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To reach the full potential of genomics in healthcare, researchers need to manage exponentially growing amounts of data as well as advanced systems in which they can easily analyze it. The landscape of genomic data analysis is becoming more complex due to the richness and large volume of data available. We are entering the analytics-driven phase of the genomics revolution, and Illumina is meeting the challenge with its comprehensive bioinformatics platform.

When the company’s NovaSeq™ 6000 was released in 2017, it immediately raised the bar on genomic sequencing because of its capacity to sequence up to 48 human whole genomes per run on a single instrument. Sequencing one genome alone can generate up to 6 terabytes and 20 billion reads.1 Now, whole-genome and -exome sequencing are becoming commonplace, and the primary emphasis is on analytic tools to maximize the insights drawn from the mountains of data being generated.

The data complexity conundrum drives the need for artificial intelligence (AI) decision-support tools. Simply put, AI programs enable computers to learn and recognize patterns in vast amounts of data. Although human oversight may be required to come up with a workable model, AI is designed to also work alone, especially when data volume makes direct human analysis unfeasible.

AI works best based on thousands of samples and really takes off when input reaches tens or hundreds of thousands of samples. As data sets continue to grow in richness and volume, AI becomes even more critical to quickly extract relevant findings that might otherwise be overlooked.

Information in multiple dimensions

Samples are a collection of information in multiple dimensions, such as imaging data, ”omics” data, and phenotypic data, such as data from electronic medical records (EMR). For example, in many countries, biobank projects collect and standardize patient data over a period of time and provide access to these large sets of data for use in target discovery and other applications.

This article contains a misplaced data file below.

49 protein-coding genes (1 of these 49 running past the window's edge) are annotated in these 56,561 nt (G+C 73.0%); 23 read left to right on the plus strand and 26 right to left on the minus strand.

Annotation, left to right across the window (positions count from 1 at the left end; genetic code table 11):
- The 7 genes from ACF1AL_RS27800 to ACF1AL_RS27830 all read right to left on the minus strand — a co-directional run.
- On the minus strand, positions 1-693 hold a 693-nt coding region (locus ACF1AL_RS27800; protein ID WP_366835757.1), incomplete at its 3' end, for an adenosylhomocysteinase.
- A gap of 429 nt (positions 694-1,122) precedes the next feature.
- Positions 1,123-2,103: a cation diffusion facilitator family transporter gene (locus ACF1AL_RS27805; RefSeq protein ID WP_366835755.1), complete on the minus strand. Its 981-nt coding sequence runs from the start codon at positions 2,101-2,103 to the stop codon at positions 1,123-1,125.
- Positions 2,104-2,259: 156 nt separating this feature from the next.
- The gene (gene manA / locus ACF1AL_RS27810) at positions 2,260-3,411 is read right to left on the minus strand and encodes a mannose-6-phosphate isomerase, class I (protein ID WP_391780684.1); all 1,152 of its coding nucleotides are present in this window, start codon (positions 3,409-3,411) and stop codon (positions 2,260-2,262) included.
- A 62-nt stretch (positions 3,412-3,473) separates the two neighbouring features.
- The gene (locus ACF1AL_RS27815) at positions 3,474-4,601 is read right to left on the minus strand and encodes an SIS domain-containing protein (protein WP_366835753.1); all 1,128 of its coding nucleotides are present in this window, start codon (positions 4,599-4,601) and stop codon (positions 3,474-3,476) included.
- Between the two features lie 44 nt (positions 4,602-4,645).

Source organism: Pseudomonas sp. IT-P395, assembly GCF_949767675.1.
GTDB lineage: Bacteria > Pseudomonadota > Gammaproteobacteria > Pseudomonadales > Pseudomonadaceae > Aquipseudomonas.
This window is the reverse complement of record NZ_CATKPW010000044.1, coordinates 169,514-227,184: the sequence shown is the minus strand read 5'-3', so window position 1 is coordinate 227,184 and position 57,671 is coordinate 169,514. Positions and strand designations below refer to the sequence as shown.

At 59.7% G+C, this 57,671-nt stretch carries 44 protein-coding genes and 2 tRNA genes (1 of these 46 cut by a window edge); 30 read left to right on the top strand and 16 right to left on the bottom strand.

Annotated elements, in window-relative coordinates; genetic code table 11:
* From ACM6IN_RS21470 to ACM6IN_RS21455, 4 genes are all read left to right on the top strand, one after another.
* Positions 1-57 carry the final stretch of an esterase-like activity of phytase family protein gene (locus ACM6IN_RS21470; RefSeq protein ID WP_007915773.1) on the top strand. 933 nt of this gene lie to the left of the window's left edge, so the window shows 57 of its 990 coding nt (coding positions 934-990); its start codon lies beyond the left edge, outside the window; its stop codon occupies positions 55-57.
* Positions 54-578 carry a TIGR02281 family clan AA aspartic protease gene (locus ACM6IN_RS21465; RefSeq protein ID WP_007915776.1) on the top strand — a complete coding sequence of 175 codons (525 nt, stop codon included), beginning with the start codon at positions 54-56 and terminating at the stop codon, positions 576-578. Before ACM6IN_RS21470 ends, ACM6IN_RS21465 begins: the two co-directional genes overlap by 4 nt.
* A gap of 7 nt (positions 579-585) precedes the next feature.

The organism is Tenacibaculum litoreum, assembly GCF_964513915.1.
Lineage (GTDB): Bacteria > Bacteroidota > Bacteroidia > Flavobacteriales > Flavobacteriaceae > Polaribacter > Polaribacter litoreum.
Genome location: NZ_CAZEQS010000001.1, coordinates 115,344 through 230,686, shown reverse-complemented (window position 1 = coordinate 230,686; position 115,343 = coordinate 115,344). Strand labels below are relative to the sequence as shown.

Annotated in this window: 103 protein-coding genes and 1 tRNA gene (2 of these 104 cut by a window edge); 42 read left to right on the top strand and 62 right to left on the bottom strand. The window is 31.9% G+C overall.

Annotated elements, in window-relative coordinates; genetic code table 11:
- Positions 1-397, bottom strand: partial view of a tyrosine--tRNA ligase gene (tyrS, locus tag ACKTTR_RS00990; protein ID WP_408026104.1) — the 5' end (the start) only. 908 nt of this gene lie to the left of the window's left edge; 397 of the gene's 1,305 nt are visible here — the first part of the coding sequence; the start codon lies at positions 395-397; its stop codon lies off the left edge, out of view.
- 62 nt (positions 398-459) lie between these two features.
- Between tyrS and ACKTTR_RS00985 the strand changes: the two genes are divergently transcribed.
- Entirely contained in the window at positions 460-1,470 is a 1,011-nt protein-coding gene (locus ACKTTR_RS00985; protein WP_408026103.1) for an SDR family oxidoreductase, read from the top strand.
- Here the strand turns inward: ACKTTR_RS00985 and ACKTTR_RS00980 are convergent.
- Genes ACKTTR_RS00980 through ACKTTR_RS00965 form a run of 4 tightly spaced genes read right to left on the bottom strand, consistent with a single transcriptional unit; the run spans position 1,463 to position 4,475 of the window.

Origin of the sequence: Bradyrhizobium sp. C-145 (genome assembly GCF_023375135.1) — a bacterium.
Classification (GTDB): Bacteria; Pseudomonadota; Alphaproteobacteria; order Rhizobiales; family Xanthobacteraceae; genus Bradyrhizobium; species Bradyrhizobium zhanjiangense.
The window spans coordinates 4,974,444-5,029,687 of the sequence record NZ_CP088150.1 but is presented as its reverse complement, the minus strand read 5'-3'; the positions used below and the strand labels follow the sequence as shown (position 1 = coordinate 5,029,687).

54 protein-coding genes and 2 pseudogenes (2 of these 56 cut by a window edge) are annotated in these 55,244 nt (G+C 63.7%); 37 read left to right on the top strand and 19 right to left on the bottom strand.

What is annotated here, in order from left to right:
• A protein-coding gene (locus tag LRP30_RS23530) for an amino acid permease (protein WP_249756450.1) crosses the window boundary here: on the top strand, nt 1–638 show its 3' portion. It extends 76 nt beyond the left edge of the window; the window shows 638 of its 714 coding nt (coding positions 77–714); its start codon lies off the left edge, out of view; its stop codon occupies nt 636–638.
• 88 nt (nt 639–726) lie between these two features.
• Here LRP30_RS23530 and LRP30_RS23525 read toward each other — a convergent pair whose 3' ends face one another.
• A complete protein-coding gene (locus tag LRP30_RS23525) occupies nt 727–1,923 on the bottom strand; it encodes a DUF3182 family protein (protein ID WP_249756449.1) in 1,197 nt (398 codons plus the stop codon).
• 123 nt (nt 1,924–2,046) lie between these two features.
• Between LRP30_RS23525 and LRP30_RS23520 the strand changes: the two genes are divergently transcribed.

Standardizing and combining different dimensions is a complex endeavor. AI determines patterns, clusters, and characteristics in the different sources of data, unperceived from a human perspective, to enable actionable insights for users to further their research or to support decision making. The broader the data, the higher the probability of a high-quality, targeted result.

To help researchers accelerate genomic understanding, Illumina developed analytics platforms to complement its sequencing tools. “Our integrated bioinformatics platform is now generating as much interest as our sequencing tools have done since we first launched them,” says Rami Mehio, Illumina’s Vice President of Software and Informatics Product Development.

The challenge is clear. Genomics researchers have long spent more time struggling to integrate and upgrade their analytical tools than doing actual sequencing. For some tasks, just finding the optimal solution can be a major hurdle. Furthermore, researchers want better tools to aggregate data and easily share it. That is why Illumina decided to develop the full range of necessary tools that can be bundled together to address the needs of their wide range of genomics customers.

The platform

Illumina Connected Analytics (ICA) is a modern cloud-based platform, deployed on Amazon Web Services (AWS). ICA enables complex analysis and discovery in a secure, compliant environment and is further enhanced with research-oriented extensions.

An ICA overview.

Additional capabilities include the ability to manage sequencing runs and laboratory workflows, perform accurate and fast secondary analysis, aggregate data from a wide range of sources, and complete tertiary analysis via a range of tools.